Grace happens, but none of us know ahead of time when or how. It shows up unannounced at our doorstep like a dear distant friend paying a surprise visit. Today it happened for me while preparing the music room for the year ahead.
I was sitting on the floor sorting through folders, in company with some of the new interns come to apprentice with us in the music department. They were similarly engaged in those satisfying short-term tasks and I decided to put some music on, i-Pod style. I scrolled randomly to B and listened to Lightning Hopkins singing “Baby Please Don’t Go” while working. Next up was Bach’s “Sheep May Safely Graze,” with those opening back and forth thirds in the flutes and then the strings beginning the soaring melody like a graceful egret rising over gentle waters.
And that’s when it struck. I was six years old or ten years old or 26 or 40, walking into the school building in the Fall and feeling some palpable but unnameable excitement, some beauty in this venture of gathering children together to find out what they need to know and to know what they need to find out. Mostly we just go through the motions of our secular day, but occasionally each act is filled with deep meaning, preparing a recorder sheet like offering a communion wafer, dusting off a xylophone like unveling a holy relic. We’re deep in the mythology of school, adults coming together to welcome and nurture and guide children alive with life’s beating pulse, filled with quirky perceptions and unbridled curiosity. This was the sacred moment before the children processed through the doors, quiet with adult energy before electrified by young bodies and minds.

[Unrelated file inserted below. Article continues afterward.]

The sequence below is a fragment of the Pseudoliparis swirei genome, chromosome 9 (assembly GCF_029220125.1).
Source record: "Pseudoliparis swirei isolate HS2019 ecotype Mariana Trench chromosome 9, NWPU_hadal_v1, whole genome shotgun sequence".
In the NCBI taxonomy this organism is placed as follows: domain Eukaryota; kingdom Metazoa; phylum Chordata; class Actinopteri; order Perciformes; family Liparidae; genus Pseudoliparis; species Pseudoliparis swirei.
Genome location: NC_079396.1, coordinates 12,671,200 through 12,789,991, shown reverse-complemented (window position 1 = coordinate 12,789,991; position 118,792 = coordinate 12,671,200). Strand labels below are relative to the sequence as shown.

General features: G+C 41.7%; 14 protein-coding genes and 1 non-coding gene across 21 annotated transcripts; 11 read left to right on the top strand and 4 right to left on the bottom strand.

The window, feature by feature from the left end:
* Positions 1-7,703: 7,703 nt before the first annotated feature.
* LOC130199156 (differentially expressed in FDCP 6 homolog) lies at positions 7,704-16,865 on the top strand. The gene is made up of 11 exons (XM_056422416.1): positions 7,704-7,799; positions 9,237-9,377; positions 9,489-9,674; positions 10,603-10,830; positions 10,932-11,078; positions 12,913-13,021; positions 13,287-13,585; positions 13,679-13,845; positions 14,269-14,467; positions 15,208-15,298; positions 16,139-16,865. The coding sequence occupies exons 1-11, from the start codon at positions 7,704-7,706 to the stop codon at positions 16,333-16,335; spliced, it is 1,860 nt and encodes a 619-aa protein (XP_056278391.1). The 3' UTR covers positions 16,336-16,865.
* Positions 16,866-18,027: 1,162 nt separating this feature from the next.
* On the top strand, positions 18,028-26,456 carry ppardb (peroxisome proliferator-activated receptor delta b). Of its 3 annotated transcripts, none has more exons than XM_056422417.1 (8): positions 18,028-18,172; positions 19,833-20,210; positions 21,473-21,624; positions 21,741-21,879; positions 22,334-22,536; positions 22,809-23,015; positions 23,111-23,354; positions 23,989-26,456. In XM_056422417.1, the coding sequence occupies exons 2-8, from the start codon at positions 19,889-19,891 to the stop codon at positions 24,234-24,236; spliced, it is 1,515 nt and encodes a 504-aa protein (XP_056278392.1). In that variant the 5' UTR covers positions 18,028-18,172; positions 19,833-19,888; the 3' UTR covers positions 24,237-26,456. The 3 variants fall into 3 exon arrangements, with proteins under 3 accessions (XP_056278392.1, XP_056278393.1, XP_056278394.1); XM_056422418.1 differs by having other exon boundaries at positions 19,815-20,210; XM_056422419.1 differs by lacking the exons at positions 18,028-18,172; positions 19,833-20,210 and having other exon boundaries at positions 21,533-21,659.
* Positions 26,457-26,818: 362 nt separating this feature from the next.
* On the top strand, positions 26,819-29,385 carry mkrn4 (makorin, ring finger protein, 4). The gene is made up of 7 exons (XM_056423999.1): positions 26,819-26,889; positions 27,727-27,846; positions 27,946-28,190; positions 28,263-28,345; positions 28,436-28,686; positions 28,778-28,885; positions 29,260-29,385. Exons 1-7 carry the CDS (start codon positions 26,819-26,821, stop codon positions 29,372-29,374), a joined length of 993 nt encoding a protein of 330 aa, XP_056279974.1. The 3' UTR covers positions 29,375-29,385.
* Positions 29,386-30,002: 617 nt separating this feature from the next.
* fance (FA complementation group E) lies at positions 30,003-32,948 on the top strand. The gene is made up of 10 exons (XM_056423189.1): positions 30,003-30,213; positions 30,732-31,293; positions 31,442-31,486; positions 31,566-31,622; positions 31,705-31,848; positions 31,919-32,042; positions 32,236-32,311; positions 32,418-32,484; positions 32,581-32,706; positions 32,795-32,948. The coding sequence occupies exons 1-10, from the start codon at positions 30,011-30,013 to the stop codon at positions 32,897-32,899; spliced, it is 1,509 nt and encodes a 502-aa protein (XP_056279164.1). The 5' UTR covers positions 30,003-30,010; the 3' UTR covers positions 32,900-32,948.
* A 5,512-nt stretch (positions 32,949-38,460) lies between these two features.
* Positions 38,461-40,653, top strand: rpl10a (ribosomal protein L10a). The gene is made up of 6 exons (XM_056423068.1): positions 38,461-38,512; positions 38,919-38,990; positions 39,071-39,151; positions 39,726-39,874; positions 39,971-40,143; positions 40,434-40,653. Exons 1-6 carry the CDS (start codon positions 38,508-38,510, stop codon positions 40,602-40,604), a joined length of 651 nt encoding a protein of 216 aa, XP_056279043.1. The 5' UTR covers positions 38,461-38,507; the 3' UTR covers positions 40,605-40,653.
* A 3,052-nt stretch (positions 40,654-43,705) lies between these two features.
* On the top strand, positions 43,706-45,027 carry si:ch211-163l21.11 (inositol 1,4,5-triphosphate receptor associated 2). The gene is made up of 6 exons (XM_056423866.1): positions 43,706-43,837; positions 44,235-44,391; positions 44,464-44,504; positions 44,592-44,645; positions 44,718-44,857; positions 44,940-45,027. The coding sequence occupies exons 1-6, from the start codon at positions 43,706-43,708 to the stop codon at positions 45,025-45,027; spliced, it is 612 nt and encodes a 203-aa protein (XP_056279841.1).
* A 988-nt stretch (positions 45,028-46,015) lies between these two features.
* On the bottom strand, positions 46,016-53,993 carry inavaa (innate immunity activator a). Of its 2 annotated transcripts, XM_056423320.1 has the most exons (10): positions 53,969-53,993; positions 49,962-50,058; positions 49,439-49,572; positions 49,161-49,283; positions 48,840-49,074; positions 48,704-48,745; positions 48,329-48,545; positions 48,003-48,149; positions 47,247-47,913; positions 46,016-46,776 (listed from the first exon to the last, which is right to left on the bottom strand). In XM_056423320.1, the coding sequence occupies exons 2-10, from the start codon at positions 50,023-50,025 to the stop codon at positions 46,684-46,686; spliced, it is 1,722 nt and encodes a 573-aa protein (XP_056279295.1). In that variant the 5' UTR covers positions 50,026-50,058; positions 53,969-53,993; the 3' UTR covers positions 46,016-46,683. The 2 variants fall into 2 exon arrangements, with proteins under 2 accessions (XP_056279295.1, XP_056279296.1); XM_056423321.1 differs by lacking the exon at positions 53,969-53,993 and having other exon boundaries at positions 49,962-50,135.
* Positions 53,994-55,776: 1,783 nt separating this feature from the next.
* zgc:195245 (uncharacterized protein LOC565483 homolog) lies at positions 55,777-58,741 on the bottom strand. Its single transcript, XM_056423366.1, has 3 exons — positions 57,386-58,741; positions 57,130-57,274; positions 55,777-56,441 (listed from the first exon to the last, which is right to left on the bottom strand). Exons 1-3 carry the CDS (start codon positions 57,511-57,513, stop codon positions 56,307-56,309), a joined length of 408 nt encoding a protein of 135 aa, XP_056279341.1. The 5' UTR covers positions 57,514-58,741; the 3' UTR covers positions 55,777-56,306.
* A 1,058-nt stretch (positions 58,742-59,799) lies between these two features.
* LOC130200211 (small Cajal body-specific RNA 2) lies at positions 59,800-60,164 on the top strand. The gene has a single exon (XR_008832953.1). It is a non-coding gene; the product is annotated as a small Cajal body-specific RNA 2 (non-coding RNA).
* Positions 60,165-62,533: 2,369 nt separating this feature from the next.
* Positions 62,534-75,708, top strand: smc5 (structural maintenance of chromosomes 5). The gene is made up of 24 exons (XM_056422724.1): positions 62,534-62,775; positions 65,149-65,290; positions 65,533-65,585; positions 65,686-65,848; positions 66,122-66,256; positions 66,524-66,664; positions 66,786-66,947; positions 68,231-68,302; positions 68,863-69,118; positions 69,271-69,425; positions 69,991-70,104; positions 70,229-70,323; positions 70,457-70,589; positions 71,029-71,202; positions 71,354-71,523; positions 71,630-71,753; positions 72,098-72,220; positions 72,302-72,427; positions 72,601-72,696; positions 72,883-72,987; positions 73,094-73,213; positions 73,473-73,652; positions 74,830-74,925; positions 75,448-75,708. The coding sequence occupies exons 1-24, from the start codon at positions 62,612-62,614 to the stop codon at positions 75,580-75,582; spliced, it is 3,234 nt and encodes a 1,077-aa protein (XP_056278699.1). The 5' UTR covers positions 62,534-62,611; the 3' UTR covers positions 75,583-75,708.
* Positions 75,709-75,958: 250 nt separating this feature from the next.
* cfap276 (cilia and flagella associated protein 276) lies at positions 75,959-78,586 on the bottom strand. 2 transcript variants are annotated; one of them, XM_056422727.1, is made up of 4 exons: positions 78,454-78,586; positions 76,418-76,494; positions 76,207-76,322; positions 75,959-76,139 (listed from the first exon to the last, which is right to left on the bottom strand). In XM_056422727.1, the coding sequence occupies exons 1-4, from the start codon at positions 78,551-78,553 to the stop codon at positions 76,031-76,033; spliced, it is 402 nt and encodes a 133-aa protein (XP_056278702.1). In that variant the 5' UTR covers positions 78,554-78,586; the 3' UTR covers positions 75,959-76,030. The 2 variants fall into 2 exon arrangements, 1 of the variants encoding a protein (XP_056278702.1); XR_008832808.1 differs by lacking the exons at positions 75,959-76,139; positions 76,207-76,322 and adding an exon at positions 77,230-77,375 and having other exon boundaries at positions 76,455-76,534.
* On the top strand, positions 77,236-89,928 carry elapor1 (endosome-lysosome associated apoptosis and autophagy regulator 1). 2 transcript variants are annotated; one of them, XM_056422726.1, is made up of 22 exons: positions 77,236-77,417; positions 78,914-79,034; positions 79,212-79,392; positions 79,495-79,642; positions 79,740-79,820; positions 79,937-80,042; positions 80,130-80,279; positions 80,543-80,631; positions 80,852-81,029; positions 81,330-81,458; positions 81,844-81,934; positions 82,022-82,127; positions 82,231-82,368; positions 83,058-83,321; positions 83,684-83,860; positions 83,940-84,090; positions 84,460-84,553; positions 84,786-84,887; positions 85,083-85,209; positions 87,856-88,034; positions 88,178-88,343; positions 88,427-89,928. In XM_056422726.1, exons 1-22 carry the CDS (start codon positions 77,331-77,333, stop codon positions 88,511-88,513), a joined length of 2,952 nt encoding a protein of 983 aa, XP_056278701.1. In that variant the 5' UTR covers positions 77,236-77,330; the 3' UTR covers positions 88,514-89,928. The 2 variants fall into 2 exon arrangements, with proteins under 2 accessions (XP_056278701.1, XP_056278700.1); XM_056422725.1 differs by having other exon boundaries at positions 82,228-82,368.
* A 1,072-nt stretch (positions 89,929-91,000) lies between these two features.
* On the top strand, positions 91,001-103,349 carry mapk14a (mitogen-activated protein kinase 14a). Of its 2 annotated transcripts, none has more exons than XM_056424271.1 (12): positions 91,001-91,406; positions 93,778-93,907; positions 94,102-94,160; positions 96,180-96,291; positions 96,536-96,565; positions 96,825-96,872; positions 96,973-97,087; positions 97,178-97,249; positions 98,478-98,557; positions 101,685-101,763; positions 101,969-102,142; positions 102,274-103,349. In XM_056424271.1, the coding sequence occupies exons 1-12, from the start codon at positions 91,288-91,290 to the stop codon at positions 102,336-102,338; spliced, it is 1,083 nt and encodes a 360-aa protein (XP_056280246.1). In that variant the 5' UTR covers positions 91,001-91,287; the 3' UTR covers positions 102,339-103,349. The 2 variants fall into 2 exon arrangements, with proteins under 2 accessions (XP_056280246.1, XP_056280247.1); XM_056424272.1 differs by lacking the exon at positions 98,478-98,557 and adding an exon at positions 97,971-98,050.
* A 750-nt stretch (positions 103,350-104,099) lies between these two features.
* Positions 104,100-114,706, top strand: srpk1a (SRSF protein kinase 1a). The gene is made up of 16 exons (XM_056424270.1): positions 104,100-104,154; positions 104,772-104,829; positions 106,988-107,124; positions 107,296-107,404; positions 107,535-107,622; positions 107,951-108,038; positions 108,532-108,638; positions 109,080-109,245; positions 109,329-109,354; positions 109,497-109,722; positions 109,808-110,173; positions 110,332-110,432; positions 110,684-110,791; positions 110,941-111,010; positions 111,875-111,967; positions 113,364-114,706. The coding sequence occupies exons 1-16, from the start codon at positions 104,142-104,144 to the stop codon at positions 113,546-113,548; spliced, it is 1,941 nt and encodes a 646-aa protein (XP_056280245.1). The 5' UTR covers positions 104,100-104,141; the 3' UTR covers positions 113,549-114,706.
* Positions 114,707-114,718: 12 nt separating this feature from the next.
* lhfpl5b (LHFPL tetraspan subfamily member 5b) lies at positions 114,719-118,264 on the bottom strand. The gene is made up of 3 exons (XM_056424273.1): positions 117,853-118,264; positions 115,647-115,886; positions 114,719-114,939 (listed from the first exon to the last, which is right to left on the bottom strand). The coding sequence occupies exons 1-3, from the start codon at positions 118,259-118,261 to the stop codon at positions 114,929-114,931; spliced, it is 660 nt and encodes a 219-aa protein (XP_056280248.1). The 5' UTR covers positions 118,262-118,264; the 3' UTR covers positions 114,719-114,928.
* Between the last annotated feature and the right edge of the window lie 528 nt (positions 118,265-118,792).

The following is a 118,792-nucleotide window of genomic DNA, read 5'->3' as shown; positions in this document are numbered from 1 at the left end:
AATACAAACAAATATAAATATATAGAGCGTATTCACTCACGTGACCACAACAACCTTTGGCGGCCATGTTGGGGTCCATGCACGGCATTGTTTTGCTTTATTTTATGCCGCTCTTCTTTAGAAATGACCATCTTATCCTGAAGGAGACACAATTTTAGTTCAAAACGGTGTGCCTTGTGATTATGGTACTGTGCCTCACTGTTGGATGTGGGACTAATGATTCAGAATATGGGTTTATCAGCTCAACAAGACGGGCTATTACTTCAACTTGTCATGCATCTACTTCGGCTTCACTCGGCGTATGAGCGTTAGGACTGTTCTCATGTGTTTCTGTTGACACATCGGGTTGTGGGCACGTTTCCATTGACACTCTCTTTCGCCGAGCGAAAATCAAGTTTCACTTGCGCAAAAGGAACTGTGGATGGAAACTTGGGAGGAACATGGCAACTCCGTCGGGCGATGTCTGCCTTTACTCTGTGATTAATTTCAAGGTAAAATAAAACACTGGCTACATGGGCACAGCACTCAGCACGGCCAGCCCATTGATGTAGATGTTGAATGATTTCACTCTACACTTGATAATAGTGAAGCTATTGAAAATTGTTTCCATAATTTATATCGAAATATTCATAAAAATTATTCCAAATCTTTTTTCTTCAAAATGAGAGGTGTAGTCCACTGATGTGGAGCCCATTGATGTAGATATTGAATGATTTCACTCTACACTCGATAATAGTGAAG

I’m failing to capture here that feeling of being wholly there, being holy there, partly because grace is fleeting and has already moved on, and partly because she prefers Bach’s music to my words. Go listen to this song and think about the title. In these last moments of preparing the sacred space of school, it is good to imagine sheep safely grazing in the year to come, roaming freely in verdant fields with abundant food, protected from wolves by the vigilant teachers. Cared for. Content. Peaceful.
May it be so. May it be so.